Why you won’t see App Tracking Transparency prompts immediately


App Tracking Transparency will be part of iOS 14.5, iPadOS 14.5 and tvOS 14.5. It’s already showing up in betas.
Developers get to say when the feature goes live. But there's a catch.
Graphic: Cult of Mac

Apple debuted iOS 14.5, with its App Tracking Transparency feature, on Monday. But if you updated your iPhone or iPad, and haven’t seen a flurry of alerts about apps wanting to track you, don’t be concerned. The controversial privacy feature is working as advertised.

That’s because the new privacy tracking prompt, which asks users if they want to allow an app to track them on other companies’ apps and websites, will only show up when a developer agrees for the feature to go live on their specific app. Until they push it live, they’re blocked from tracking users via Apple’s Identifier for Advertisers (aka IDFA).

App Tracking Transparency

While Apple portrays App Tracking Transparency as a commonsense privacy upgrade, some app developers that depend on advertising think it’s a terrible idea. Facebook, for example, claims the move will be bad for small businesses. The advertising industry seems to regard App Tracking Transparency as a seismic shift for digital ads.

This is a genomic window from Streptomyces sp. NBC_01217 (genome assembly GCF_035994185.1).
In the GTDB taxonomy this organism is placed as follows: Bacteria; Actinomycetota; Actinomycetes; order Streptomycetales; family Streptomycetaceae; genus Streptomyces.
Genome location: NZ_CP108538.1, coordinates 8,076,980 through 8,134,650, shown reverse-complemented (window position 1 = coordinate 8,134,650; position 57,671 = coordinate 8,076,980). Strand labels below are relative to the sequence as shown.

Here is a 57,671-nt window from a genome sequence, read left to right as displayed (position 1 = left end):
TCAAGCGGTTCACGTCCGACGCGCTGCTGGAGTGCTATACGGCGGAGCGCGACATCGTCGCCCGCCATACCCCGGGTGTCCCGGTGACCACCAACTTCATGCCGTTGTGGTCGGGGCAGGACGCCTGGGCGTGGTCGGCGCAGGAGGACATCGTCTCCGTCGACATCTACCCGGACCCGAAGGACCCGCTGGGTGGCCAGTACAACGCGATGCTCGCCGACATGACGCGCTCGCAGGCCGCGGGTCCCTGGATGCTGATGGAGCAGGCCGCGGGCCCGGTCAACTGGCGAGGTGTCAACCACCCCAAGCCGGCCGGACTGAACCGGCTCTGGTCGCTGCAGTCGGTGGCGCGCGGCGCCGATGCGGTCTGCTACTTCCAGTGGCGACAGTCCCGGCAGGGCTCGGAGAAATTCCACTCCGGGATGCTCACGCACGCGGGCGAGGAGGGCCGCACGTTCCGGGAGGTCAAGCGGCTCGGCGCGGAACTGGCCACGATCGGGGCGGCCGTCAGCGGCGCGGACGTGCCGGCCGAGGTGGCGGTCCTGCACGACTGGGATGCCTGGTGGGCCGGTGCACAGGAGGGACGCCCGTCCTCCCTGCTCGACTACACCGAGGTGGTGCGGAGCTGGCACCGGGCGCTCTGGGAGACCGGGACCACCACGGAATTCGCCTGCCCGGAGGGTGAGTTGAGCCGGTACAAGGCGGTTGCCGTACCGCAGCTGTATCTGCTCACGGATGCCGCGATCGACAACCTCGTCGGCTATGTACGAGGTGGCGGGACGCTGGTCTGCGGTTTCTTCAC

An Apple spokesperson clarified the new App Tracking Transparency rules Tuesday in an email to Cult of Mac. Since individual developers remain in control of when their software shows the prompt, it could take a while for the alerts to show up in some apps. Facebook, for instance, already said it plans to roll out the prompt “over the course of a few weeks.”

However, until devs pull the trigger on the feature for their apps, Apple will block them from accessing IDFA. Apple assigns this unique identifier, which can be used to deliver personalized ads, to every device.

How to use iOS 14.5’s new privacy feature

The upshot for anyone using iOS 14.5 now? Apps that fail to show the prompt are, by default, blocked from tracking until they give users the option. If they attempt to track users via other means, they will be out of compliance with Apple policy. If caught, that could mean being given the boot by Apple.

What this means from a user perspective is that you shouldn’t expect to be inundated with privacy prompts immediately after installing iOS 14.5 and turning on the new privacy feature. (Here’s how to do that, by the way: How to stop apps from tracking you in iOS 14.5.)

However, you also shouldn’t worry about being tracked in the meantime. If an app hasn’t asked, it shouldn’t be tracking you.


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